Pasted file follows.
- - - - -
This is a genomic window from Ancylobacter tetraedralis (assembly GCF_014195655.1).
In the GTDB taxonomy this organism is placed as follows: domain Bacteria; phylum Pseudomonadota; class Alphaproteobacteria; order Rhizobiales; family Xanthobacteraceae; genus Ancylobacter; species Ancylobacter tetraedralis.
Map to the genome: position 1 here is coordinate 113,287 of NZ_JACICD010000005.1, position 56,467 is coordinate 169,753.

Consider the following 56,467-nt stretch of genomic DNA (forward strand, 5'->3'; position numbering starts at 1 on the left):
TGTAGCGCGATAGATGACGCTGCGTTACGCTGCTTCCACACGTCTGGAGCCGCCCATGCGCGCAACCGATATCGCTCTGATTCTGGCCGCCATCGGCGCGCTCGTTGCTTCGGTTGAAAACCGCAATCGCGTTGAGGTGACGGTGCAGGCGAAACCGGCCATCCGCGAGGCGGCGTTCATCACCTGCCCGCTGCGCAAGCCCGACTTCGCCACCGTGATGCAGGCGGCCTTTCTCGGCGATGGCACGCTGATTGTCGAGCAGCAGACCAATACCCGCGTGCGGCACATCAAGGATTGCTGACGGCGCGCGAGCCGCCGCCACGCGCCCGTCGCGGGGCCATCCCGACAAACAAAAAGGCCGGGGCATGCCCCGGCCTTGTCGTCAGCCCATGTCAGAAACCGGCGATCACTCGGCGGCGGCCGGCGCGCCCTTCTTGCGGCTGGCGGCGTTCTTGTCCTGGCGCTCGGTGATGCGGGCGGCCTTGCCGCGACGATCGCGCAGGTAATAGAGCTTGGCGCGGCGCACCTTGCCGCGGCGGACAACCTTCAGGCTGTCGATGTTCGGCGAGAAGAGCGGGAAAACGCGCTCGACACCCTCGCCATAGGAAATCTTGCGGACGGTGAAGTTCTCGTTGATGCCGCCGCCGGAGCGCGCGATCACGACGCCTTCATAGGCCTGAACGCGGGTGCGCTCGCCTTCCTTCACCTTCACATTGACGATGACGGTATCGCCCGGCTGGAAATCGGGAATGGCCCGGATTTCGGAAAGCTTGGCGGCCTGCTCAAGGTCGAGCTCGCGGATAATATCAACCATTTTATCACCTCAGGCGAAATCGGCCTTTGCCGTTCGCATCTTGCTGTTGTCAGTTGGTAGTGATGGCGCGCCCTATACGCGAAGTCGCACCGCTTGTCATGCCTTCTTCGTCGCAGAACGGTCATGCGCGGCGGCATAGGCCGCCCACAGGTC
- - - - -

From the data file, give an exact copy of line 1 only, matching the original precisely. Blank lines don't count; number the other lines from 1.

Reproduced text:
This is a genomic window from Ancylobacter tetraedralis (assembly GCF_014195655.1).